Former Methodist bishop of N.Y. Ernest Lyght to retire

When I started covering religion, way back when, one of the first stories I wrote was a profile of Bishop Ernest Lyght, then the head of the New York Annual Conference of the United Methodist Church.

The truth is that I was trying to get the lay of the land — to figure out who was who — and Lyght’s office was right up the road from my office. So I made an appointment to stop by and chat (probably after reading up a bit on Methodists). I don’t believe that Lyght had ever been mentioned in my paper.

We had a long and often fascinating interview. Bishop Lyght was at the time one of only 10 African-American bishops in the United Methodist Church. His father, he told me, had been a Methodist minister during the years when the Methodist church was, well, officially racist. The denomination had had a special diocese for its black members. This segregated diocese wasn’t dissolved until 1968.

I remember asking Lyght why his father hadn’t left the Methodist church for the AME or AME Zion denominations, which were formed by black Methodists who had broken away. He told me that his father was committed to staying put and seeing change.

And I was sitting across from the result. His son was the United Methodist Bishop of New York.

Bishop Lyght was a gracious and fine man, tall and soft-spoken. When his second, four-year term in New York was over in 2004, he was elected bishop of West Virginia.

I mention this now because I received an email blast today from the current United Methodist bishop of New York, Jeremiah Park, announcing that Bishop Lyght is retiring next month because of health problems.

I’m sure that a lot of Methodists around here — and others — miss him and wish him well.



Former Mamaroneck pastor co-led Chelsea’s big wedding

One more note on the Chelsea Clinton wedding (yes, I’m sick of hearing about it, too).

It turns out that the minister who co-officiated the wedding with a rabbi was the Rev. Bill Shillady, former pastor of Mamaroneck United Methodist Church.

Lots of Mamaroneck folks probably recall Shillady, who was a very visible figure during his years as pastor (1988-2000). I got to interview him a few times — including about a “Sunday night live” service aimed at teens — and found him to a real engaging clergyman.

I wasn’t surprised when he was chosen to lead Park Avenue United Methodist Church on the Upper East Side, a flagship United Methodist church in New York.

It’s well known that Hillary Clinton is a United Methodist. Chelsea, apparently, is one as well, according to the United Methodist News Service. They say that Chelsea has occasionally attended Shillady’s church in NYC.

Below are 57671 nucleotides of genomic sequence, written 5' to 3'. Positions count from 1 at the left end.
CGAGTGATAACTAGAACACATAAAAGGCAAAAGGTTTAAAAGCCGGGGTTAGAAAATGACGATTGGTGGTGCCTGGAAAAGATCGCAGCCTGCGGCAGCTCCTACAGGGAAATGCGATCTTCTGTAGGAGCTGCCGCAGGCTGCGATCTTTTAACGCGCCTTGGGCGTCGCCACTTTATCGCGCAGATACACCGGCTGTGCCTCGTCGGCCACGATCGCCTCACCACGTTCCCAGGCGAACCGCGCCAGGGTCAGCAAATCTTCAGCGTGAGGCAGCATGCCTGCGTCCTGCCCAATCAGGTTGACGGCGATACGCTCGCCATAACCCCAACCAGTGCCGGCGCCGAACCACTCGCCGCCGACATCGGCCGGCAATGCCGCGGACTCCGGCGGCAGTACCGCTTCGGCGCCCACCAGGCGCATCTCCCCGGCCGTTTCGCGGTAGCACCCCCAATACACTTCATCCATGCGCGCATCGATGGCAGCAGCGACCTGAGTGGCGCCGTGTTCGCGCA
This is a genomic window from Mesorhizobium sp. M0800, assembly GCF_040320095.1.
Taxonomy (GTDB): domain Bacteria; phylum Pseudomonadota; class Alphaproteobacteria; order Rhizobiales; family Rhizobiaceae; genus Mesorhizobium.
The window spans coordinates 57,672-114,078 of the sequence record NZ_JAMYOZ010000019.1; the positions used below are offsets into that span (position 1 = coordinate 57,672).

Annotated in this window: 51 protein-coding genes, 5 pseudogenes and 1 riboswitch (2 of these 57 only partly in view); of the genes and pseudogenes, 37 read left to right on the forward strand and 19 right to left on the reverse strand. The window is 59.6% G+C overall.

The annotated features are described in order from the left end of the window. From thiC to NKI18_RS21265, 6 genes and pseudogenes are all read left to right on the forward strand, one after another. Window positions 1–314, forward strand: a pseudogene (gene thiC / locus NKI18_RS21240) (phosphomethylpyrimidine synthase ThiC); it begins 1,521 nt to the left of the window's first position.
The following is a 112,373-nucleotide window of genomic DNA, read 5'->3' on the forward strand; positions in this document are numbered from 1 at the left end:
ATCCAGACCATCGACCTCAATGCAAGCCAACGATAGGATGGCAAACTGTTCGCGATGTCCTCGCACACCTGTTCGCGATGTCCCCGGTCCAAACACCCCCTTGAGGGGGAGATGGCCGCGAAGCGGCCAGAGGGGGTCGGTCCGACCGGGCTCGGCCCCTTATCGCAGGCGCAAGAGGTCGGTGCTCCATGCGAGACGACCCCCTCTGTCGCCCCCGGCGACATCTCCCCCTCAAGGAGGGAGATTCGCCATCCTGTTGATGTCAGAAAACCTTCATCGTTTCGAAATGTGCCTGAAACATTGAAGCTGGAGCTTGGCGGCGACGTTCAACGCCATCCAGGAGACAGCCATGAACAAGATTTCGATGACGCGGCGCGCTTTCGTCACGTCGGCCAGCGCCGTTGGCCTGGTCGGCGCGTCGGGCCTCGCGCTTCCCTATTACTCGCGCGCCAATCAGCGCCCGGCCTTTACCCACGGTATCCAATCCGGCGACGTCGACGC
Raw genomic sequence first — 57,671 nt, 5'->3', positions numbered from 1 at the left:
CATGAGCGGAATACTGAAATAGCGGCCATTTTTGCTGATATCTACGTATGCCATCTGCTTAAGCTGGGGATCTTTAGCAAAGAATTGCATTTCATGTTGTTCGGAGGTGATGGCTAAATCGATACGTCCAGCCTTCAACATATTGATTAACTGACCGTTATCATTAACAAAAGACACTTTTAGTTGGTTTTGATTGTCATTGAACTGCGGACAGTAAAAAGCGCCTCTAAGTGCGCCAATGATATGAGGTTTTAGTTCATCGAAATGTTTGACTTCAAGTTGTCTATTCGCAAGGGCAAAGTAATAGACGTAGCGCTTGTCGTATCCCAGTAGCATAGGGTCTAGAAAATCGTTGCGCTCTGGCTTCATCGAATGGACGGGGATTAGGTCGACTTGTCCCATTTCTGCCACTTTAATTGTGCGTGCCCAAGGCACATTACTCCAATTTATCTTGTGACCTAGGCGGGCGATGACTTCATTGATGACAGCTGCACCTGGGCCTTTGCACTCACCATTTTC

The wedding was co-officiated by a rabbi, as the groom, Mark Mezvinsky, is Jewish. The rabbi was James Ponet, the Jewish chaplain at Yale.

The wedding was held two hours before sundown on Saturday — during the Jewish Sabbath — which goes against Jewish tradition. Many Jewish blogs have been filled with Oy Veys about the wedding.

I was on Bob Dunning’s show yesterday on the Catholic Channel on satellite radio, talking about, among other things, Chelsea’s wedding. He wondered why Jenna Bush’s wedding in 2008 didn’t get nearly as much attention. A good question, I think.

UMNS file photo by John C. Goodwin

How about reordering church life, while you’re at it?

Here’s a big job: Reordering the life of the United Methodist Church.

This is the task facing an 18-member steering committee that got going this month in Chicago. They plan to make “a fresh assessment of the church’s life.”

We’re talking about an 8-million-member denomination, the second largest Protestant group after the Southern Baptist Convention. Fortunately, according to a release, “a consulting firm experienced in organizational change management is assisting the committee in its work.”

That should help.

Bishop Larry Goodpaster, project director and president-elect of the UMC’s Council of Bishops, explains: “We have a vision of a church that is vital, growing, diverse, relevant, appealing to youth and young adults, and engaged in effective, life-changing ministry–but we’re limited by an outdated organizational structure.”

If they can come up with a new organizational structure that will help the denomination accomplish all those goals, they’ll have to trademark it fast.